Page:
Chief Sherpa awaiting nuclear summit with 'pride'

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World leaders will debate on nuclear security matters during the Nuclear Security Summit (NSS) in The Hague, but the main work has already been done by the so-called Sherpas, led by chief negotiator Piet de Klerk.

The name Sherpa is originally derived from the Sherpa people, a Nepalese ethnic group, who served as guides and porters in the Himalayas. Nowadays the term is also used to name policy experts who prepare an international summit, like the G8, and advise their attending leaders. The NSS also used the word Sherpa for the negotiators of the summit and 63-year-old Dutchman Piet de Klerk who was named the host country's lead coordinator and negotiator.

De Klerk held numerous positions dealing with nuclear arms control and nonproliferation. He worked as desk officer in the Disarmament & Peace Affairs Section at the Dutch Ministry of Foreign Affairs (1980-1987), as deputy resident representative to the International Atomic Energy Agency (IAEA) and deputy permanent representative to the United Nations in Vienna (1987-1991).

After that he became head of the Arms Control Bureau in the International Security Affairs Department in The Hague (1991-1996), counselor at the Netherlands embassy in Bonn (1996-1998) and director of the office of external relations and policy coordination at the IAEA in Vienna (1998-2003). From 2003 till 2007, he was roving ambassador for human rights at the Netherlands Ministry of Foreign Affairs and between 2011 and 2012, he was chairman of the Nuclear Suppliers Group. From 2011 to 2013, he was the Dutch ambassador to Jordan.

De Klerk took the position of chief negotiator of the NSS in mid-2012.

"I was asked for the job, which made me feel honored. Of course I said yes", De Klerk told Xinhua. "It is an honorary job, but I am still employee of the Dutch Ministry of Foreign Affairs. They pay my salary."

"The first part of my task I did part-time, because I was still in Jordan," De Klerk added. "Since last summer the job is full-time. Together with six other employees at the Ministry of Foreign Affairs we are constantly working on this project."

De Klerk and his fellow Sherpas and sous-Sherpas started their work after the closure of the NSS 2012 in Seoul. They had general meetings in Istanbul, The Hague, Vienna , Ottawa and in Pattaya to discuss the progress made, key themes, work plans, measures and first drafts of the final declaration.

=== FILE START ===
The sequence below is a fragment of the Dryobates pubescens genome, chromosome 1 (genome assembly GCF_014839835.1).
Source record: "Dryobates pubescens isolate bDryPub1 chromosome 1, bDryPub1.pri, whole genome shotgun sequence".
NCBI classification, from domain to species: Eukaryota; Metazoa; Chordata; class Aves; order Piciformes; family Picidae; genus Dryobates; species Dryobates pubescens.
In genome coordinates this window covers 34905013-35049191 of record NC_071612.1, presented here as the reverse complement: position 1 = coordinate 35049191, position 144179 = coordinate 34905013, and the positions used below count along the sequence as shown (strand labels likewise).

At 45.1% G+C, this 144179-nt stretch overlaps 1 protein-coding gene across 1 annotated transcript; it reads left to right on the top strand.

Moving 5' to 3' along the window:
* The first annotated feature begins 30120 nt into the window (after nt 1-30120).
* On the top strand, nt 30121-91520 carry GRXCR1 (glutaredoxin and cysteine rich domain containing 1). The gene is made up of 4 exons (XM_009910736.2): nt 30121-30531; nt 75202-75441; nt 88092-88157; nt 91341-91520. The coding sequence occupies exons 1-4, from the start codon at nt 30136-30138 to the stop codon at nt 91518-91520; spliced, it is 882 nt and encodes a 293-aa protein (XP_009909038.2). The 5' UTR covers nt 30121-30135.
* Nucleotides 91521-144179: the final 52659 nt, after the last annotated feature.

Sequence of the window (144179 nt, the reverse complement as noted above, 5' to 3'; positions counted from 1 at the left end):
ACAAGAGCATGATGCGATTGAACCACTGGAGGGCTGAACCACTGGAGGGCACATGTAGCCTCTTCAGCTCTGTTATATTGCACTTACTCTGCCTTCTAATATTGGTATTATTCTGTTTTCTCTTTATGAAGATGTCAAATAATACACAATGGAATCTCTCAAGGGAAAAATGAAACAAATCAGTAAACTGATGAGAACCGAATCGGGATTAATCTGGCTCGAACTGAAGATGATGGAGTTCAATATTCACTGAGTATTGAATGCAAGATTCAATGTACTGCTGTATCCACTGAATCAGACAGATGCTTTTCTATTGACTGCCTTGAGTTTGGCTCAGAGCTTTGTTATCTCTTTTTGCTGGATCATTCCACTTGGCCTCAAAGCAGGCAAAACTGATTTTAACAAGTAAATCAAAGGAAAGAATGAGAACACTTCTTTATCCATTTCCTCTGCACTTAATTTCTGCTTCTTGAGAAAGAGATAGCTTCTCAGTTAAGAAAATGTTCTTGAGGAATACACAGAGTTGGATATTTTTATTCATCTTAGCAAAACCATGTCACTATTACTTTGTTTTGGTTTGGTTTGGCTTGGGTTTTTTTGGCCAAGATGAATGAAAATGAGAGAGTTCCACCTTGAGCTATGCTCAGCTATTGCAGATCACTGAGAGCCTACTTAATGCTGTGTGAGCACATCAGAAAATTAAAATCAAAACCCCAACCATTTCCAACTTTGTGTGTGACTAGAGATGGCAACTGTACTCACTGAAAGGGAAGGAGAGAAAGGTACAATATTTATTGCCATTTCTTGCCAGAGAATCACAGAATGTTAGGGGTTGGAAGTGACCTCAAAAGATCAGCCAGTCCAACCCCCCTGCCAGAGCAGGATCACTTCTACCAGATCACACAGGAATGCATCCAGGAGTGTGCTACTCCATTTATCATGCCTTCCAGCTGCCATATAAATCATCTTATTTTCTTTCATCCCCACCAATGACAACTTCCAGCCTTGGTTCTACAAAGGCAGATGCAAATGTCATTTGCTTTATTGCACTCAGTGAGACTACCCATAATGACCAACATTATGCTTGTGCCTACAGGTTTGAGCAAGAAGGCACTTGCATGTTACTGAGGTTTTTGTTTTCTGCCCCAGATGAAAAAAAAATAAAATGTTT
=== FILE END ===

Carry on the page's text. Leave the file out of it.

Ultimately, these negotiations led to consensus on certain aspects of global nuclear security, which should be adopted by the world leaders at the summit and published in the The Hague Communique.

"In the past 18 months we have met on several occasions in various parts of the world," De Klerk added. "In the first year we focused on exploring certain themes in greater detail. This is one significant way to exercise some influence. Since last summer a few of our meetings have considered the final communique. At the last meeting, in Thailand, we cleared several final hurdles."

"It's a painstaking process," said De Klerk. "Nuclear security is a sensitive issue, but we can't allow the process to stagnate. That's why The Netherlands is trying to raise the bar. We are in a good position to do that: we are a small, but technologically advanced country at the forefront of research and diplomacy."

"It does not happen every day that you can negotiate while all political leaders in the world are looking over your shoulder," De Klerk stated. "This is a unique opportunity. I believe we can look forward to the summit with confidence. I will await the final communique with definitely a certain amount of pride. After the Summit? We will have to arrange the settlement of the summit, but after a few months everyone will be gone. Enough challenges remaining."

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